Methods for Rapid Protein Depletion in C. elegans using Auxin-Inducible Degradation

Nikita S. Divekar, Hannah E. Horton, Sarah M. Wignall*

*Corresponding author for this work

Research output: Contribution to journalArticlepeer-review

5 Scopus citations


Numerous methods have been developed in model systems to deplete or inactivate proteins to elucidate their functional roles. In Caenorhabditis elegans, a common method for protein depletion is RNA interference (RNAi), in which mRNA is targeted for degradation. C. elegans is also a powerful genetic organism, amenable to large-scale genetic screens and CRISPR-mediated genome editing. However, these approaches largely lead to constitutive inhibition, which can make it difficult to study proteins essential for development or to dissect dynamic cellular processes. Thus, there have been recent efforts to develop methods to rapidly inactivate or deplete proteins to overcome these barriers. One such method that is proving to be exceptionally powerful is auxin-inducible degradation. In order to apply this approach in C. elegans, a 44–amino acid degron tag is added to the protein of interest, and the Arabidopsis ubiquitin ligase TIR1 is expressed in target tissues. When the plant hormone auxin is added, it mediates an interaction between TIR1 and the degron-tagged protein of interest, which triggers ubiquitination of the protein and its rapid degradation via the proteasome. Here, we have outlined multiple methods for inducing auxin-mediated depletion of target proteins in C. elegans, highlighting the versatility and power of this method.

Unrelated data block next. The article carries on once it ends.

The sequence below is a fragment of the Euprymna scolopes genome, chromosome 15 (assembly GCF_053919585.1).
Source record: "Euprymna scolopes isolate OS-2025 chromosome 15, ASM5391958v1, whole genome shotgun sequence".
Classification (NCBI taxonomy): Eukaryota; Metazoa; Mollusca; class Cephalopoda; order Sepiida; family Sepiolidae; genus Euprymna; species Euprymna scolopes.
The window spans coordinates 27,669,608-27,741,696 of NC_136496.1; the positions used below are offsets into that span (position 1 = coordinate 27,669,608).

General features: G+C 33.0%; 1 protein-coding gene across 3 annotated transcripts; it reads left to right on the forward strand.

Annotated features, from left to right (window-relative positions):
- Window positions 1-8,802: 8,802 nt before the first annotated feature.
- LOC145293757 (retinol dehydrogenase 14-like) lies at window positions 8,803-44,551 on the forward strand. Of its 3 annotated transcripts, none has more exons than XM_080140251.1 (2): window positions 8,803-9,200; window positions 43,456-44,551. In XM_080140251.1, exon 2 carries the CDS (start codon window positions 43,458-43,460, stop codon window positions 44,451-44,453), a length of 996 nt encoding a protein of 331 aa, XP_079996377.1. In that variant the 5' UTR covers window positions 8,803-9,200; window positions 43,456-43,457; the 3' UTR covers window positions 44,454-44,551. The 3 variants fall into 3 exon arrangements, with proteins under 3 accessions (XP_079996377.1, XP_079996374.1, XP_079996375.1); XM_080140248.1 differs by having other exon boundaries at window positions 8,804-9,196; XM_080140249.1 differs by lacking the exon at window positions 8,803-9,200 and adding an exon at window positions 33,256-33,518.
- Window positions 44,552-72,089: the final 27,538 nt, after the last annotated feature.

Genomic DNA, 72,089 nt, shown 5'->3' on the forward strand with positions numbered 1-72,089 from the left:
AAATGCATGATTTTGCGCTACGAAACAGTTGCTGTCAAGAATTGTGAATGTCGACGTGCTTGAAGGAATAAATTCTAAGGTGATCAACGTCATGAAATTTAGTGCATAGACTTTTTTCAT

Original languageEnglish (US)
Article numbere16
JournalCurrent Protocols
Issue number2
StatePublished - Feb 2021


  • AID
  • C. elegans
  • auxin
  • degron
  • protein degradation

ASJC Scopus subject areas

  • General Neuroscience
  • General Biochemistry, Genetics and Molecular Biology
  • General Immunology and Microbiology
  • Pharmacology, Toxicology and Pharmaceutics(all)
  • Health Informatics
  • Medical Laboratory Technology


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